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computers / comp.protocols.kerberos / Re: Always prompting for OTP

SubjectAuthor
o Re: Always prompting for OTPGreg Hudson

1
Subject: Re: Always prompting for OTP
From: Greg Hudson
Newsgroups: comp.protocols.kerberos
Organization: TNet Consulting
Date: Tue, 10 May 2022 19:46 UTC
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From: ghud...@mit.edu (Greg Hudson)
Newsgroups: comp.protocols.kerberos
Subject: Re: Always prompting for OTP
Date: Tue, 10 May 2022 15:46:26 -0400
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On 5/10/22 14:49, Russ Allbery wrote:
We want the full OTP+password string just passed without modification.

Ah, okay, so then in theory the problem could be solved entirely within
the Kerberos libraries, although I haven't wrapped my mind around the
problem Greg identified.

I will try to explain again.

The Kerberos protocol was designed to be somewhat resistant to phishing.
 If I set up a rogue KDC and somehow convince clients to authenticate,
the clients do not simply send me their passwords.  This resistance
isn't perfect; by asking for encrypted timestamp I can probably get the
client to send a ciphertext that I can use to conduct an offline attack,
and I can probably influence the client to use a fast string-to-key
function by pretending to only support an older encryption type.  But
it's still a goal.

FAST OTP does not have any phishing resistance, at least in the mode
that is used in practice.  Whatever the user types in as the OTP value
is simply sent to the KDC to be inspected raw.  On the positive side,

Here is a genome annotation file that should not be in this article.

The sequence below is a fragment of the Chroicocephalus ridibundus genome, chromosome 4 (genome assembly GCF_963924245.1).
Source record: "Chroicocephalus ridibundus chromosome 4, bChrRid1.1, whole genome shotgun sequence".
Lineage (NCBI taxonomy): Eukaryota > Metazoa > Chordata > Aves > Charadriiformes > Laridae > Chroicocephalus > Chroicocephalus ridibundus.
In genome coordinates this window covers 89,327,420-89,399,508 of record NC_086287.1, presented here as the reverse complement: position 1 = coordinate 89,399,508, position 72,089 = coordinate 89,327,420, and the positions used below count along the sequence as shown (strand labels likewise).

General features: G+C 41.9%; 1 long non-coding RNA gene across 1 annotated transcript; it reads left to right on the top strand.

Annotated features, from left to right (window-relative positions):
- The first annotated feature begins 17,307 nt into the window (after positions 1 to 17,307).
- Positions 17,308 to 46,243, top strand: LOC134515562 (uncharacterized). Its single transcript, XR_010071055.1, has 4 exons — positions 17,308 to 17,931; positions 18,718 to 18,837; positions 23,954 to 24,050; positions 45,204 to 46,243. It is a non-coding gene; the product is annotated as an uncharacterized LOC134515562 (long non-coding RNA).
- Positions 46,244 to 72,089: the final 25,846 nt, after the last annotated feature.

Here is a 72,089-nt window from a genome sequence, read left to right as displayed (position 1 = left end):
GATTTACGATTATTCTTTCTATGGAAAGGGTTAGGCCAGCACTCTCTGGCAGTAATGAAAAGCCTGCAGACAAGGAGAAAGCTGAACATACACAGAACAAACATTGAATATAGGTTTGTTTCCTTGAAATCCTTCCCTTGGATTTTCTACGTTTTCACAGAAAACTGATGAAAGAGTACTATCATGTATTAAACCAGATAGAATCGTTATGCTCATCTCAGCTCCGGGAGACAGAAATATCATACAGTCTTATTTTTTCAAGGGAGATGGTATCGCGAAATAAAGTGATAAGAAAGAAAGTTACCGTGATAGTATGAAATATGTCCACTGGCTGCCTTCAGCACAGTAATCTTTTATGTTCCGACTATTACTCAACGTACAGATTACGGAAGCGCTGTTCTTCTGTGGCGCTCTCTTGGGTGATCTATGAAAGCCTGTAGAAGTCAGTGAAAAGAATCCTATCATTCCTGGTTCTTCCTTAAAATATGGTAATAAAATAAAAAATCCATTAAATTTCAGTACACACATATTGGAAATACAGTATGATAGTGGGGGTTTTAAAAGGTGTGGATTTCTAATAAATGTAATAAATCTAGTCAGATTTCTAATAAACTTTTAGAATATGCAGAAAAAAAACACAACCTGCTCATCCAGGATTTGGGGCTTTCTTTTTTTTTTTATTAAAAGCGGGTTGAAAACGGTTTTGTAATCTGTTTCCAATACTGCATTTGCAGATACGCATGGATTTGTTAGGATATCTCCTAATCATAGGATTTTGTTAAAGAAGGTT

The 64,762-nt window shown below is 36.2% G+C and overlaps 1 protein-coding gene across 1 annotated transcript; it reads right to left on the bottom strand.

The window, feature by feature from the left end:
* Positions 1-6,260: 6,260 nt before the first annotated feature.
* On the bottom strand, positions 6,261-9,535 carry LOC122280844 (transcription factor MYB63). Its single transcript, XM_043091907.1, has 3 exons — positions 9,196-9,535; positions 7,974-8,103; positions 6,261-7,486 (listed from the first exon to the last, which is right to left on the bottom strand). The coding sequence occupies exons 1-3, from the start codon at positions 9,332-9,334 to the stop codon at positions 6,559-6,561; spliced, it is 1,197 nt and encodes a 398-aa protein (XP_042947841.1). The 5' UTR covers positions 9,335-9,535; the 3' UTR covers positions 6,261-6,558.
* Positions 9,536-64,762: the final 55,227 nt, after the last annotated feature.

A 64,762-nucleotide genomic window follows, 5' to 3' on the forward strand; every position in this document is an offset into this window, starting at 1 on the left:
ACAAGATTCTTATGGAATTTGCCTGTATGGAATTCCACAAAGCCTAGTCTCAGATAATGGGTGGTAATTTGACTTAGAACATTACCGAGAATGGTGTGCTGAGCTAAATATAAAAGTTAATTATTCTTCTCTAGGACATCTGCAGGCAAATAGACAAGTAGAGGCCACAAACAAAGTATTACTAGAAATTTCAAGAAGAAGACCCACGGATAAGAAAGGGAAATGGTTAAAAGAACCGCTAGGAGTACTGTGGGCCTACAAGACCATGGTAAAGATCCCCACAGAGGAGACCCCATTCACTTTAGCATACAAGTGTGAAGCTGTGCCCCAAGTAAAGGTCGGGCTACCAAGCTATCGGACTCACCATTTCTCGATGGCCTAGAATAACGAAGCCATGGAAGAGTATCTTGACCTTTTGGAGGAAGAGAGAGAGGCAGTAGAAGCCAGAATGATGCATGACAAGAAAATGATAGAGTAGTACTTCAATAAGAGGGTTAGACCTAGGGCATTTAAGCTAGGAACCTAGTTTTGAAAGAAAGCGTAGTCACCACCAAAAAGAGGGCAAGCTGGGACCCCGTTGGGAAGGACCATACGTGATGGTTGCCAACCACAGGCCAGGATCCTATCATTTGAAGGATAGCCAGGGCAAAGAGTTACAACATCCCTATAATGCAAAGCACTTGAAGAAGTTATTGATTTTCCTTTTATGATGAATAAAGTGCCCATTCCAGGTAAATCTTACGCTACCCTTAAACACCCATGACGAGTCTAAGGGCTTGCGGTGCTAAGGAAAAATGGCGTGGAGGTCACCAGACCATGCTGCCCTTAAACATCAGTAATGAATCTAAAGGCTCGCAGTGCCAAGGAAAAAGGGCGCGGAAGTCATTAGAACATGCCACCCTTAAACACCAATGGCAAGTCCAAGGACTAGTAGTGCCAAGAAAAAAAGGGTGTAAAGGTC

FAST OTP can only work over FAST, and one can presume that the FAST
armor key was obtained in a way that authenticates the KDC to the
client.  So it's not as easy to receive client authentications as a
rogue KDC as it would be in the original protocol.  But depending on the
scenario it might still be possible.  pam_krb5 has some idea of the
authentication scenario (it's a system login of some kind), but libkrb5
does not.

If an OTP client preauth module used the password as the OTP value, that
would make it easier for a KDC to completely subvert the phishing
resistance of the original Kerberos protocol.  Again, prompting
separately isn't a perfect solution as users confronted with an "Enter
OTP Token Value" prompt are as likely as not to simply re-enter the
password.  But it would still be worrisome.

I'm assuming this is because the Kerberos library doesn't think that the
passed-in password can be sent after the FAST negotiation and therefore
re-prompts internally?  I'm not sure I entirely understand the logic flow
here.

The FAST negotiation is irrelevant, except insofar as it makes the
design of FAST OTP possible.  Client preauth modules implementing OTP
mechanisms simply don't consider the Kerberos password to be the same as
an OTP value, so they ask for the OTP value via the responder or prompter.


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